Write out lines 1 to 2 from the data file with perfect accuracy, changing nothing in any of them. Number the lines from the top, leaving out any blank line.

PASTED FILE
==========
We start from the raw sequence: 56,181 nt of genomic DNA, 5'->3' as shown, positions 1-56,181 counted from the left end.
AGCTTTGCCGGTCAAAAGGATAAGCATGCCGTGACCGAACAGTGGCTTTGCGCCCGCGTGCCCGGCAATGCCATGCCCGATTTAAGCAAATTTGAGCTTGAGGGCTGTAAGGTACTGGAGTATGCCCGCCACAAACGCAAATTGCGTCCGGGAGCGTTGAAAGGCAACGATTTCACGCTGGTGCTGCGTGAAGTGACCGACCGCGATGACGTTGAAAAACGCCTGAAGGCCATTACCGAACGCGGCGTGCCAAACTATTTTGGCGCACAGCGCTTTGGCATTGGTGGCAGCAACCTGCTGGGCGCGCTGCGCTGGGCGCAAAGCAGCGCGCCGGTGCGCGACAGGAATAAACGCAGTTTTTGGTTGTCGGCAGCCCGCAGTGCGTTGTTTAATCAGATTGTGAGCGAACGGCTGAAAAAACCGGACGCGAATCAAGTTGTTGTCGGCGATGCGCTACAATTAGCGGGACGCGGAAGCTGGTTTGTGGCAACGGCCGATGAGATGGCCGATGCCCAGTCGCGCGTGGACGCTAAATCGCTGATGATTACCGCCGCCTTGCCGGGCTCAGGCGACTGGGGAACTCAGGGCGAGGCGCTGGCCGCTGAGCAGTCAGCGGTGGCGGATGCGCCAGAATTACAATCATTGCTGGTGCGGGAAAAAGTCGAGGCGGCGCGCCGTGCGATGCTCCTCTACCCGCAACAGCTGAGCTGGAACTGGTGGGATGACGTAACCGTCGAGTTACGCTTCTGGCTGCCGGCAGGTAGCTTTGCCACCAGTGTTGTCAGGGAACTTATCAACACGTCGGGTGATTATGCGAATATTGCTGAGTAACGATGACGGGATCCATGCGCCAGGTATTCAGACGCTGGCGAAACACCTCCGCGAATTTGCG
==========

We start from the raw sequence: 56,181 nt of genomic DNA, 5'->3' as shown, positions 1-56,181 counted from the left end.
AGCTTTGCCGGTCAAAAGGATAAGCATGCCGTGACCGAACAGTGGCTTTGCGCCCGCGTGCCCGGCAATGCCATGCCCGATTTAAGCAAATTTGAGCTTGAGGGCTGTAAGGTACTGGAGTATGCCCGCCACAAACGCAAATTGCGTCCGGGAGCGTTGAAAGGCAACGATTTCACGCTGGTGCTGCGTGAAGTGACCGACCGCGATGACGTTGAAAAACGCCTGAAGGCCATTACCGAACGCGGCGTGCCAAACTATTTTGGCGCACAGCGCTTTGGCATTGGTGGCAGCAACCTGCTGGGCGCGCTGCGCTGGGCGCAAAGCAGCGCGCCGGTGCGCGACAGGAATAAACGCAGTTTTTGGTTGTCGGCAGCCCGCAGTGCGTTGTTTAATCAGATTGTGAGCGAACGGCTGAAAAAACCGGACGCGAATCAAGTTGTTGTCGGCGATGCGCTACAATTAGCGGGACGCGGAAGCTGGTTTGTGGCAACGGCCGATGAGATGGCCGATGCCCAGTCGCGCGTGGACGCTAAATCGCTGATGATTACCGCCGCCTTGCCGGGCTCAGGCGACTGGGGAACTCAGGGCGAGGCGCTGGCCGCTGAGCAGTCAGCGGTGGCGGATGCGCCAGAATTACAATCATTGCTGGTGCGGGAAAAAGTCGAGGCGGCGCGCCGTGCGATGCTCCTCTACCCGCAACAGCTGAGCTGGAACTGGTGGGATGACGTAACCGTCGAGTTACGCTTCTGGCTGCCGGCAGGTAGCTTTGCCACCAGTGTTGTCAGGGAACTTATCAACACGTCGGGTGATTATGCGAATATTGCTGAGTAACGATGACGGGATCCATGCGCCAGGTATTCAGACGCTGGCGAAACACCTCCGCGAATTTGCG